Harshil Mathur

Yeah, so first is that like, it’s not just that the investors choose to invest in our setting-up, one of the things that a lot of founders miss out. And again, this is good YC focus on is that it’s not just as investor choosing you, you are also choosing the investor. I know. And a lot of times, in early days, like, you’ll have that, okay, somebody’s giving you $15 million, and another is giving you 10 million dollars, we’ll go with the guy who gives 15. But, like a $5 million Delta would not matter much if the investor is not the right fit for you. And a lot of times these short sightedness works really bad, because you get a $15 million guy, but he doesn’t understand your business as well as a $5 million guy did. I think one thing that we did in every round is that we while we were talking to investors, and they were doing diligence on us, we also did small diligence, of our own, we talked to the founders, that they had funded before the founders that had failed that they had funded, and how some of these investors have supported those founders in their tough times. And I think that was really important. And it is an important exercise, and almost every founder should do. Because, again, when you’re getting tie up with an investor, you’re, it’s not a one year two- year journey, or 5-10 million dollar Delta would be finished in two years. But the investor would be on your cap table for next five to 10 years if you’re building a long lasting company. And you need to ensure that you share the same vision, same ideals and same models on how you want to build a company up. So, that’s one thing that worked well for us, all investors have a cap table really understood what we were trying to do, what we are trying to build, and the kind of belief system that we had, and we share a very strong collaborative relationship. So I mean, my investors played a very important role of being my sounding board, right. So that, okay, let’s say I decide to build, well get this large customer on board, I’ll share these guys, and they’ll share their viewpoint. And a lot of times when you’re deep into your business, and you’re into that day- today, probably don’t have the time to think outside. From an outsider perspective, I think investors play that role very well. And having a well functioning board is an important ingredient of building a successful company, that the board plays a very strong sounding board, sounding board for you. And any idea that you have, or any big thing that you’re doing, you run by them, and they give you their important, it doesn’t mean that you do exactly what the board says. It’s your company on here, you’re the founder, and you’re the one who has to decide what direction the company should go in. But hearing every opinion is important. And just learning from the experience is really important, because a lot of them those insights are very helpful. Yeah, I think, our board are run very strongly in that context, that there’s a lot of free flowing ideas, a lot of the things discussed. And at the end of the board, I know that my investors trust me enough that while they have given their opinion, if I decide to do X instead of y that they have suggested. They would still be okay with it, because they have invested in me, and not just a business. So they want to trust me. But I will always want to hear their opinion. I think that has worked well for us.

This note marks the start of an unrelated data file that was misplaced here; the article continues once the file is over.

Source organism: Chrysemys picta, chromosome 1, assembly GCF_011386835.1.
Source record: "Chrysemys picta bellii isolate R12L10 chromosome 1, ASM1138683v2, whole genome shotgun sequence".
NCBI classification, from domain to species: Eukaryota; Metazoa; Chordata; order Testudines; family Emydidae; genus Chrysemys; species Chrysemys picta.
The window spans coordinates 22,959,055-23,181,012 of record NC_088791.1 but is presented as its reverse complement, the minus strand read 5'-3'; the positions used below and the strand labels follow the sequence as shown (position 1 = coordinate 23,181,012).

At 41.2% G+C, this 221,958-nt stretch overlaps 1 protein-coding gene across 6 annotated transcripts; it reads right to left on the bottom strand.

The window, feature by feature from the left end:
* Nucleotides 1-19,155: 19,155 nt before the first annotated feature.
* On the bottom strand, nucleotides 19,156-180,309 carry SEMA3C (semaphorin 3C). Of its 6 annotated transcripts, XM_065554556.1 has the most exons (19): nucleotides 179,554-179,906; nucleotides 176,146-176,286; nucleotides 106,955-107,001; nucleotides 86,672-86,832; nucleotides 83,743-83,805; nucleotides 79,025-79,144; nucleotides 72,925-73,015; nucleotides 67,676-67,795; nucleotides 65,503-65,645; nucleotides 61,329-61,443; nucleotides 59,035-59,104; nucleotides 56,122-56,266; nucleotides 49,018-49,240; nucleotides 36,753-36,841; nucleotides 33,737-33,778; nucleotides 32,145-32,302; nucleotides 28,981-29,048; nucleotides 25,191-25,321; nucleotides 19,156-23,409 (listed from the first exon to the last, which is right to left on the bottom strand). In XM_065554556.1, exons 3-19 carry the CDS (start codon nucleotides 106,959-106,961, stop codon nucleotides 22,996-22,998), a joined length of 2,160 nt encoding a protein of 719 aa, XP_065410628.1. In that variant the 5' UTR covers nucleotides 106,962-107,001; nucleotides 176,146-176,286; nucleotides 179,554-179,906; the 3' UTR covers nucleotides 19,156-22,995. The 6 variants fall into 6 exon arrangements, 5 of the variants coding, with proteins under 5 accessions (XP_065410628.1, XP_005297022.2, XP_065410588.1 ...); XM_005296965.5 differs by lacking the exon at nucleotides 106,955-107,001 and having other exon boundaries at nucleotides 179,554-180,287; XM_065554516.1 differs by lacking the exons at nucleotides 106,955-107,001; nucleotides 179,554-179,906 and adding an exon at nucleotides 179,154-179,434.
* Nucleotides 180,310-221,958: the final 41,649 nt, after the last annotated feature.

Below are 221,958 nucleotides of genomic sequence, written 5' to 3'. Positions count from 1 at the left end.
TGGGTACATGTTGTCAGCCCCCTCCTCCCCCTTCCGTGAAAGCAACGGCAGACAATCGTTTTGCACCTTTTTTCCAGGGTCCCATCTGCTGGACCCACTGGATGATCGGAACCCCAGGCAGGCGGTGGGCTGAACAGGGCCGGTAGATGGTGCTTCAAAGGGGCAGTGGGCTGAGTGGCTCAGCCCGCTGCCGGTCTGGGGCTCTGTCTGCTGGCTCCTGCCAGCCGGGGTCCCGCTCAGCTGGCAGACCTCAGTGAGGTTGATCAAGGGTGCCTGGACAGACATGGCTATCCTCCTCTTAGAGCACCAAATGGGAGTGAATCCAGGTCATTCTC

Rajeev Ahuja

The last six years Harshil, the Indian payments business has gone through, you know, a huge amount of expansion, but there’ll be many moments where it may have looked fairly bleak, or what the hell is happening? Or fantastic. You know, what would be that one or two down moments in your six years of building it out? Where, if at all, there was where you felt, hey, you know, do have to go back and figure out why did we get into this in the first place?

Harshil Mathur